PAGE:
Page:Primitive Culture Vol 1.djvu/46

From Wikisource
Jump to navigation Jump to search
This page has been proofread, but needs to be validated.

which keep back culture as a whole. It is true that these exceptions seldom swamp the general rule; and the Englishman, admitting that he does not climb trees like the wild Australian, nor track game like the savage of the Brazilian forest, nor compete with the ancient Etruscan and the modern Chinese in delicacy of goldsmith's work and ivory carving, nor reach the classic Greek level of oratory and sculpture, may yet claim for himself a general condition above any of these races. But there actually have to be taken into account developments of science and art which tend directly against culture. To have learnt to give poison secretly and effectually, to have raised a corrupt literature to pestilent perfection, to have organized a successful scheme to arrest free enquiry and proscribe free expression, are works of knowledge and skill whose progress toward their goal has hardly conduced to the general good. Thus, even in comparing mental and artistic culture among several peoples, the balance of good and ill is not quite easy to strike.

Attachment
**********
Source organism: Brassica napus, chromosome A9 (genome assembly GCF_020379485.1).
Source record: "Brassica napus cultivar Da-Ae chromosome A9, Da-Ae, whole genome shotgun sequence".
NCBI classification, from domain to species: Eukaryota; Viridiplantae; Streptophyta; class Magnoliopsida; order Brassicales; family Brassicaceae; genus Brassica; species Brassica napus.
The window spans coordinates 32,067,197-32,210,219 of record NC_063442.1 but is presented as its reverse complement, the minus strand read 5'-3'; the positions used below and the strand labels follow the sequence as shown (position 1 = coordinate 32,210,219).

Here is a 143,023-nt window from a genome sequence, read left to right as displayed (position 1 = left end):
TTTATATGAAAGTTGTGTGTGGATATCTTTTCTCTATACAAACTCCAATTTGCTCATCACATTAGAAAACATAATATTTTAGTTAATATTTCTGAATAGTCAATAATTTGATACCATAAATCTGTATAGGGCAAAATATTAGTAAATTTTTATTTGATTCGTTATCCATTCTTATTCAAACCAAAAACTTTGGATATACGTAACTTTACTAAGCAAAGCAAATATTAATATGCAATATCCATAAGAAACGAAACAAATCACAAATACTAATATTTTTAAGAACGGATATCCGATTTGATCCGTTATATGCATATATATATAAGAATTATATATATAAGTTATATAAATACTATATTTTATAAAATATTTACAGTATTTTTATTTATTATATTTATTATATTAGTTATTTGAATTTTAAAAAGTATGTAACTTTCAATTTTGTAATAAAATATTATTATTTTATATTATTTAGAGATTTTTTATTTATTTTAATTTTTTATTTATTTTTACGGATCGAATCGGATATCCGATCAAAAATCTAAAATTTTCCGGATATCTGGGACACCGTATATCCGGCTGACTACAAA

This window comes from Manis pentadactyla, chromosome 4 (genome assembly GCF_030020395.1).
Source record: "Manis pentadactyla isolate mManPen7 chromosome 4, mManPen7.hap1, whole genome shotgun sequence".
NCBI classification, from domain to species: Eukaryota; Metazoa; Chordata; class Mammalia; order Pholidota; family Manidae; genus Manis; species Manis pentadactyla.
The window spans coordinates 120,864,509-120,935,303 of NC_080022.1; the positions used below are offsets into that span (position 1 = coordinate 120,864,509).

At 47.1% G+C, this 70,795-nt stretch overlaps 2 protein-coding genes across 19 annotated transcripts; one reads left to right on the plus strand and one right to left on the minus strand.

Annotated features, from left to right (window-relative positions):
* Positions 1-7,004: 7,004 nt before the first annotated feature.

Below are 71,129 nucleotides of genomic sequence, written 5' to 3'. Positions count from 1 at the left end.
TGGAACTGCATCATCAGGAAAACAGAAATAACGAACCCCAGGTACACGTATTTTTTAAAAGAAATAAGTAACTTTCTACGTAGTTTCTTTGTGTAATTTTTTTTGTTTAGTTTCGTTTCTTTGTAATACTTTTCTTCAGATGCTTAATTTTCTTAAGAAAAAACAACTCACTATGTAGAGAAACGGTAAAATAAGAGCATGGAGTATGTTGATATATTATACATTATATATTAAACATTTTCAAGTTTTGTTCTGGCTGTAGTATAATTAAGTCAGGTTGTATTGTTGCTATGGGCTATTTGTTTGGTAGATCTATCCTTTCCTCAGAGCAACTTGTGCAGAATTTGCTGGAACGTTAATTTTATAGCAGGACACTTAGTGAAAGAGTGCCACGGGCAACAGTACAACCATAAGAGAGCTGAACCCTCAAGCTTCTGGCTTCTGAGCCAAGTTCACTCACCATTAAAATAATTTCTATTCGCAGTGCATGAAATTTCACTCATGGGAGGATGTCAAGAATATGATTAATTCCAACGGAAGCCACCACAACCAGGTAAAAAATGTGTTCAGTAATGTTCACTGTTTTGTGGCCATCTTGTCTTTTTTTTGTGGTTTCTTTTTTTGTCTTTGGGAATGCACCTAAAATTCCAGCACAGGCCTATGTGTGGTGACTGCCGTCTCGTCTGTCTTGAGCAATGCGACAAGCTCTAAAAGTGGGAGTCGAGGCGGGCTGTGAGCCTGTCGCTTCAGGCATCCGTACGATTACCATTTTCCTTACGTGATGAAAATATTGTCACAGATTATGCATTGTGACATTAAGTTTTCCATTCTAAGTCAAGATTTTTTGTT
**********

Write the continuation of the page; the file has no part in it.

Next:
If not only knowledge and art, but at the same time moral and political excellence, be taken into consideration, it becomes yet harder to reckon on an ideal scale the advance or decline from stage to stage of culture. In fact, a combined intellectual and moral measure of human condition is an instrument which no student has as yet learnt properly to handle. Even granting that intellectual, moral, and political life may, on a broad view, be seen to progress together, it is obvious that they are far from advancing with equal steps. It may be taken as man's rule of duty in the world, that he shall strive to know as well as he can find out, and to do as well as he knows how. But the parting asunder of these two great principles, that separation of intelligence from virtue which accounts for so much of the wrong-doing of mankind, is continually seen to happen in the great movements of civilization. As one conspicuous instance of what all history stands to prove, if we study the early ages of Christianity, we may see men with minds